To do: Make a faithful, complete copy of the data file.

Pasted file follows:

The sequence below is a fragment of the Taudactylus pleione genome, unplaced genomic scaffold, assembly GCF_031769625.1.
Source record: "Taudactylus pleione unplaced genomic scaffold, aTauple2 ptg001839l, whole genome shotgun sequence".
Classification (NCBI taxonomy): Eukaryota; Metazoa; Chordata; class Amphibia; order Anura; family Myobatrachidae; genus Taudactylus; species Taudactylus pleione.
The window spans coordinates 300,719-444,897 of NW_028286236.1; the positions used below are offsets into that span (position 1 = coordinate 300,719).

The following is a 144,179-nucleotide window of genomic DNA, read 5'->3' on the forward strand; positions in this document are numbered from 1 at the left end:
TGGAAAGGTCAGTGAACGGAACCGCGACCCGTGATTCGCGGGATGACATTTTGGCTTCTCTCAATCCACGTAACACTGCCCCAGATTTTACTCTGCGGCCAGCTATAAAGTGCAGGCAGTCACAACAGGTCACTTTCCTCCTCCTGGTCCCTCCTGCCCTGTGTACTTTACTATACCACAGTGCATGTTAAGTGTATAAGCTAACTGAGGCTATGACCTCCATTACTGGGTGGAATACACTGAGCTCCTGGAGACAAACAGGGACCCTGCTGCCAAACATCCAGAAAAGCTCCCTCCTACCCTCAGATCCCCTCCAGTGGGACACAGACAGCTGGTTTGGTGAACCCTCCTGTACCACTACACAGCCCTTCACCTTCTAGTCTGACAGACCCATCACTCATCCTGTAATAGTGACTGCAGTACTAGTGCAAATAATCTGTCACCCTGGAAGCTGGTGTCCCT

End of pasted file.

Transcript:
The sequence below is a fragment of the Taudactylus pleione genome, unplaced genomic scaffold, assembly GCF_031769625.1.
Source record: "Taudactylus pleione unplaced genomic scaffold, aTauple2 ptg001839l, whole genome shotgun sequence".
Classification (NCBI taxonomy): Eukaryota; Metazoa; Chordata; class Amphibia; order Anura; family Myobatrachidae; genus Taudactylus; species Taudactylus pleione.
The window spans coordinates 300,719-444,897 of NW_028286236.1; the positions used below are offsets into that span (position 1 = coordinate 300,719).

The following is a 144,179-nucleotide window of genomic DNA, read 5'->3' on the forward strand; positions in this document are numbered from 1 at the left end:
TGGAAAGGTCAGTGAACGGAACCGCGACCCGTGATTCGCGGGATGACATTTTGGCTTCTCTCAATCCACGTAACACTGCCCCAGATTTTACTCTGCGGCCAGCTATAAAGTGCAGGCAGTCACAACAGGTCACTTTCCTCCTCCTGGTCCCTCCTGCCCTGTGTACTTTACTATACCACAGTGCATGTTAAGTGTATAAGCTAACTGAGGCTATGACCTCCATTACTGGGTGGAATACACTGAGCTCCTGGAGACAAACAGGGACCCTGCTGCCAAACATCCAGAAAAGCTCCCTCCTACCCTCAGATCCCCTCCAGTGGGACACAGACAGCTGGTTTGGTGAACCCTCCTGTACCACTACACAGCCCTTCACCTTCTAGTCTGACAGACCCATCACTCATCCTGTAATAGTGACTGCAGTACTAGTGCAAATAATCTGTCACCCTGGAAGCTGGTGTCCCT